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Brazil's attorney general asks for Rousseff probe

Brazil's attorney general has asked the country's highest court to authorise an investigation into embattled president Dilma Rousseff over obstruction of justice allegations, according to major Brazilian news organisations.

Ms Rousseff was among 30 people targeted by attorney general Rodrigo Janot's requests, the country's top newspapers and the Globo television network said.

Others included ex-president Luiz Inacio Lula da Silva and solicitor general Jose Eduardo Cardozo, as well as opposition politician Aecio Neves, who lost to Ms Rousseff in the 2014 presidential race, and house speaker Eduardo Cunha.

Mr Janot's request adds to problems buffeting Ms Rousseff. The senate looks likely to vote next week to suspend her and move forward with impeachment. If that happens, vice president Michel Temer would take over for six months or until the conclusion of the impeachment trial.

Ms Rousseff is suspected of trying to undermine the snowballing investigation into corruption at the state-run oil company Petrobras by appointing her predecessor, Mr Silva, as her chief of staff this year, the media reports say. Mr Silva's nomination was later suspended.

Rio de Janeiro's O Globo newspaper reported that Mr Janot's request accuses Mr Silva of being the ringleader behind the massive scheme that saw top construction firms pay bribes in exchange for inflated contracts with Petrobras, with some of the money ending up in the coffers of political parties from across the ideological spectrum. The case has already ensnared leading politicians and businessmen.

"This criminal organisation could never have functioned for so many years and in such a wide and aggressive manner within the federal government without ex-president Lula's taking part in it," the newspaper quoted Mr Janot's petition as saying.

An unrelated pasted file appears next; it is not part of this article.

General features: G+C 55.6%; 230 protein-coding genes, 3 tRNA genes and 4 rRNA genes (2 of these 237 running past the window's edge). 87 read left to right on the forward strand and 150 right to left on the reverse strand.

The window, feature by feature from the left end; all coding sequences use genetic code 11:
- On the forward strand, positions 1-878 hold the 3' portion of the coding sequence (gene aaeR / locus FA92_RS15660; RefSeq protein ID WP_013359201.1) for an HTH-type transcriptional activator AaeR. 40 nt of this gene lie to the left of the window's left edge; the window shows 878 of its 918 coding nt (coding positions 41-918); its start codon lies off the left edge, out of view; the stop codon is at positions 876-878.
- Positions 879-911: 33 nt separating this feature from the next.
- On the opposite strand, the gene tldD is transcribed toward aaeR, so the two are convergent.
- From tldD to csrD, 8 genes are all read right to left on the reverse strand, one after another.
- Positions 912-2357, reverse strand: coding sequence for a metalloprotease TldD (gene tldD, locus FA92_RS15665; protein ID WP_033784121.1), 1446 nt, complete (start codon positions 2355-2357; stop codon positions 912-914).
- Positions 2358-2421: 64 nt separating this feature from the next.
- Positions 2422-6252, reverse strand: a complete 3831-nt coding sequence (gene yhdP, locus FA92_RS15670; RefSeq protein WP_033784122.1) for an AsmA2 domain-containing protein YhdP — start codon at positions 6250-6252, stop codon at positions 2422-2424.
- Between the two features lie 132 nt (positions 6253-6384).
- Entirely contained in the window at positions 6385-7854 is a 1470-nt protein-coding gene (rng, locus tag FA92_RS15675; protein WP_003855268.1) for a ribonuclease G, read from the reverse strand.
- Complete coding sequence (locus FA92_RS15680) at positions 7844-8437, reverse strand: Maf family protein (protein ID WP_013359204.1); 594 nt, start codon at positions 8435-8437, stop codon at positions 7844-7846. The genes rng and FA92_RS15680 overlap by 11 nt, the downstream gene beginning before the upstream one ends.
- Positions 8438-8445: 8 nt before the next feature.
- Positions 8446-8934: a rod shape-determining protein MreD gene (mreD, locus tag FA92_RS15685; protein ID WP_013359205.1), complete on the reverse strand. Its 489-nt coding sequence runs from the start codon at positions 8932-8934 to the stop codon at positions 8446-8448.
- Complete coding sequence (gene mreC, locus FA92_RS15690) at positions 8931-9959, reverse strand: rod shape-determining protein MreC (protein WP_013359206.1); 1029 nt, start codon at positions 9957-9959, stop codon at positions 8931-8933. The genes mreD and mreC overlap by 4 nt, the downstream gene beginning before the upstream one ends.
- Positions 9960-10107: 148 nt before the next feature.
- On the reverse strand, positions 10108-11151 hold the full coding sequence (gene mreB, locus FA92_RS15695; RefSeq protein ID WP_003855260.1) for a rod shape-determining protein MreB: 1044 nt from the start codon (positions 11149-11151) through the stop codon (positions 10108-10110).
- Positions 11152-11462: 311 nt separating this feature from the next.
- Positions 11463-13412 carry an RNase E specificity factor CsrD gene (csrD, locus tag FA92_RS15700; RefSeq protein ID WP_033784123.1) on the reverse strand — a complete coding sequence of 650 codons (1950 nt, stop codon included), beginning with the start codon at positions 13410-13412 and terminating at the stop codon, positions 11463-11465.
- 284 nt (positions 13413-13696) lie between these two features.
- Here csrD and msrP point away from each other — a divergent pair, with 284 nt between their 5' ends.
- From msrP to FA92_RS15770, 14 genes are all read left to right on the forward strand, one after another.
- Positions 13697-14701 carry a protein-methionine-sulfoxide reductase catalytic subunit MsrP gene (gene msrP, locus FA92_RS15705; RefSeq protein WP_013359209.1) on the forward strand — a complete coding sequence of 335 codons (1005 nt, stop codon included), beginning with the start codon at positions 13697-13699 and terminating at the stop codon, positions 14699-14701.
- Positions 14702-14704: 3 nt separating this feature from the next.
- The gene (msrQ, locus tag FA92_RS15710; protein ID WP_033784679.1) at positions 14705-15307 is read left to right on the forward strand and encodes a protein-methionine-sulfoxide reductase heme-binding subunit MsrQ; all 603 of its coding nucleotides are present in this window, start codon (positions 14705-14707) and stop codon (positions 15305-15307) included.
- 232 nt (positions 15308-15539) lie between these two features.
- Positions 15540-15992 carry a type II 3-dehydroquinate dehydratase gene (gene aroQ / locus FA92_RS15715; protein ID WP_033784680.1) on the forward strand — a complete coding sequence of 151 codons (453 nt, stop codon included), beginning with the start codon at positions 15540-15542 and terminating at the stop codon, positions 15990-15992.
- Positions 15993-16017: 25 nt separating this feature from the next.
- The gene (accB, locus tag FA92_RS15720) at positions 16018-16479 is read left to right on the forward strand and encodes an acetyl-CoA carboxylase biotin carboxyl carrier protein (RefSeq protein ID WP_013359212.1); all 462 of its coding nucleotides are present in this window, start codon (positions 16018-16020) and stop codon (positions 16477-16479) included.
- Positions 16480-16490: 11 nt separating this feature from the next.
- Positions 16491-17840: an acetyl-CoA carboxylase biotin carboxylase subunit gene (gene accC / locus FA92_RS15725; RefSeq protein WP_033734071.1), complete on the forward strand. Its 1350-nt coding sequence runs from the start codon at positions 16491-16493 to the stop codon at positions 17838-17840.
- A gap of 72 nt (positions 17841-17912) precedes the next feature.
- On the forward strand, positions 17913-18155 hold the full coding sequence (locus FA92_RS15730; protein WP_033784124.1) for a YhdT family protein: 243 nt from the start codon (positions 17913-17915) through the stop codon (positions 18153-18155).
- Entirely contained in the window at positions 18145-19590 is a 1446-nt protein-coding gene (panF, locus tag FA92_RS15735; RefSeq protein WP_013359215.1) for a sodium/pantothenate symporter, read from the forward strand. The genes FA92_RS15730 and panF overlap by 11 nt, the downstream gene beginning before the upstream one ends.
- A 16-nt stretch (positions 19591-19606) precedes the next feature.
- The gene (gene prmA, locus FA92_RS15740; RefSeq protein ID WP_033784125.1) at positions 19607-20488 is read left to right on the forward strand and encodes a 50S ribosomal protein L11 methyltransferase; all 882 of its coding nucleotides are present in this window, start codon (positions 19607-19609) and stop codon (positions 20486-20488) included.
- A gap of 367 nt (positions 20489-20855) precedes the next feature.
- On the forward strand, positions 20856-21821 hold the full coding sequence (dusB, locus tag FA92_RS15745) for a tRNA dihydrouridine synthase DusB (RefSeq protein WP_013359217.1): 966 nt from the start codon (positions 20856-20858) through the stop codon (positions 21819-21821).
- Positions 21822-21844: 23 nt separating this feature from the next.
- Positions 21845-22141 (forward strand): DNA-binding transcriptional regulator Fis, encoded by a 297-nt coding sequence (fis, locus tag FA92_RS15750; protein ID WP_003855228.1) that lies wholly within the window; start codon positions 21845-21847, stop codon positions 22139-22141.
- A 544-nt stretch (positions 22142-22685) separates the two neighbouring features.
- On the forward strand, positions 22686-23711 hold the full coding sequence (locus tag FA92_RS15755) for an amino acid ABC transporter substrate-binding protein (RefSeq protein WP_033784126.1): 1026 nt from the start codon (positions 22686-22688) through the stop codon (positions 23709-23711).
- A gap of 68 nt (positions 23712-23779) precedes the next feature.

The reports say the requests grew out of the plea bargain evidence by senator Delcidio do Amaral, formerly the government's leader in the senate, who was detained after recordings emerged suggesting he was plotting to spirit a key player in the Petrobras scandal out of the country.

Mr Silva and Ms Rousseff have repeatedly denied any wrongdoing.

Ms Rousseff on Wednesday cast doubt on Mr Amaral's evidence, saying the senator "is in the habit of lying".

She added that the leaked news of Mr Janot's requests appeared to have been timed to do maximum damage to her and her close collaborators.

The senate's impeachment commission was expected to vote this week on whether to recommend impeaching Ms Rousseff, with the decisive vote by the full senate set for next Wednesday.

Teori Zavascki, the Supreme Court justice in charge of the Petrobras investigation, will decide whether to honour Mr Janot's requests, though the news reports say there is no timetable for a decision.

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